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Edexcel Chemistry for A2

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					Polymers Extension questions
1 Look closely at the structures of glycine and glutamic acid shown below.




  a) Using glycine as an example, explain what you understand by the isoelectric point of
     an amino acid.

  b) The isoelectric point of glycine is at pH = 6.0. Why is the isoelectric point of glycine not
     at pH = 7?

  c) How do you think the isoelectric point of glutamic acid will compare with that of
     glycine? Explain your answer.

2 a) Poly(ethenol) is made from ethenyl ethanoate,

     Ethenyl ethanoate is first polymerised to produce poly(ethenyl ethanoate). This is then
     converted to poly(ethenol) by replacing about 90% of the CH3COO groups in
     poly(ethenyl ethanoate) with OH groups.

     i) Draw the structure of ethenol and the repeat unit in pure poly(ethenol).

     ii) Draw the repeat unit in poly(ethenyl ethanoate).

     iii) Calculate the relative molecular mass of a sample of poly(ethenol) containing
          2000 monomer units in which 10% of the monomer units contain CH3COO groups
          which have not been replaced by OH groups.

     iv) Why is poly(ethenol) soluble in water?

  b) The solubility in water of poly(ethenol) depends on the percentage of CH3COO
     groups replaced. Maximum solubility in water occurs when about 88% of the
     CH3COO groups are replaced by OH groups. If fewer groups are replaced, the
     poly(ethenol) becomes less soluble.
     When more CH3COO groups are replaced, the solubility decreases and when all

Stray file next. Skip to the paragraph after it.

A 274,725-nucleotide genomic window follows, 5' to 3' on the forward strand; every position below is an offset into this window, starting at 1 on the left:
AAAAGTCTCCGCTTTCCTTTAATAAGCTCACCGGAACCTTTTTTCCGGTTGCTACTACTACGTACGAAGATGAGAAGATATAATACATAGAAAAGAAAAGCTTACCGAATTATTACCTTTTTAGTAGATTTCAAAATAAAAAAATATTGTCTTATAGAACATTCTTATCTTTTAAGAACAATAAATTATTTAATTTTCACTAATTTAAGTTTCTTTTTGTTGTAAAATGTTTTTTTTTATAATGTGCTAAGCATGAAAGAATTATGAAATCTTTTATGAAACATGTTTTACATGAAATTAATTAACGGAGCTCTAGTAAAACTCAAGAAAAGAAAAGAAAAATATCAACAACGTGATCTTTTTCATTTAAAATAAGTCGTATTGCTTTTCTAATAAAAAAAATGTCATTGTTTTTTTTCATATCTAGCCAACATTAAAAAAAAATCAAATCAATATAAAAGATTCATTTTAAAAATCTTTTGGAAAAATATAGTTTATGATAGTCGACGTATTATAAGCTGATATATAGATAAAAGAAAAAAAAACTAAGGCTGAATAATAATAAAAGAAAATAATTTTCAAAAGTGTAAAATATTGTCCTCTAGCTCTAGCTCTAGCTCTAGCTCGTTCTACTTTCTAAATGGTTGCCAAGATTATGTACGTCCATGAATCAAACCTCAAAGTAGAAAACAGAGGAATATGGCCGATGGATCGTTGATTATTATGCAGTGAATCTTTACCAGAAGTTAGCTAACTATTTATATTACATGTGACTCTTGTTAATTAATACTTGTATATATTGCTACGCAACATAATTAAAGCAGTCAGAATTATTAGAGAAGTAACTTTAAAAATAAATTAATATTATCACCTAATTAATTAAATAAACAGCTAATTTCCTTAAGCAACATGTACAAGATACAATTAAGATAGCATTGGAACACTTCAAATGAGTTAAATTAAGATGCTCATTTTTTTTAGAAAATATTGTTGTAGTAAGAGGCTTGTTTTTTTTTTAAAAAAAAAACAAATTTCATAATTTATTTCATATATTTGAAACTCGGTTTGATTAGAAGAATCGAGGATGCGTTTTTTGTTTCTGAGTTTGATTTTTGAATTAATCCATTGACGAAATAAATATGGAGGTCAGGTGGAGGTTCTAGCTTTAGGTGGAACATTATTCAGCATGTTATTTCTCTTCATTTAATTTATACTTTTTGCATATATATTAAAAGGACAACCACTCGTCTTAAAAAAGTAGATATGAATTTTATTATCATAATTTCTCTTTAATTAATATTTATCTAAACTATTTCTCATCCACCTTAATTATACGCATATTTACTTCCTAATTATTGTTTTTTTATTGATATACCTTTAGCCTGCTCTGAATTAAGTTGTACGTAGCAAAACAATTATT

the groups are replaced, the poly(ethenol) is insoluble in water.

     i) Why does poly(ethenol) become less soluble if fewer CH3COO groups are
        replaced by OH groups?

     ii) Why do you think the solubility decreases when more than 88% of the CH3COO
         groups are replaced by OH groups?

     iii) When all the CH3COO groups are replaced by OH groups, the poly(ethenol)
          crystallises and becomes insoluble in water. Suggest what may have happened
          to make the poly(ethenol) insoluble?
3 This question is concerned with the molecular interactions between the polymer chains
  in various plastics.

  a) Tables of data show that the melting temperatures of low density polythene and high
     density polythene differ by 23 C.

    i) What type of molecular interactions occur between polythene molecules?

    ii) Why are the densities of the two polythenes different?

    iii) Suggest which type of polythene has the higher melting temperature and explain
         why.

  b) The same tables of data show no melting temperature for Bakelite. Why is this?

  c) The polymer Kevlar is a polyamide with a much higher melting temperature than
        polythene.

    i) Explain the term polyamide.

    ii) Kevlar is manufactured from the monomers benzene 1,4-dicarboxylic acid and
        benzene 1,4-diamine. Draw the structure of one repeat unit in a molecule of
        Kevlar.

    iii) What is the strongest type of intermolecular force in Kevlar?

    iv) Which atoms and groups are involved in the strongest type of intermolecular
        force in Kevlar?

  d) Kevlar is a very strong polymer as it contains crystalline regions.

    i) How does the arrangement of Kevlar molecules differ in crystalline regions and
       non-crystalline regions?

    ii) Why do the crystalline regions help to make Kevlar strong?

				
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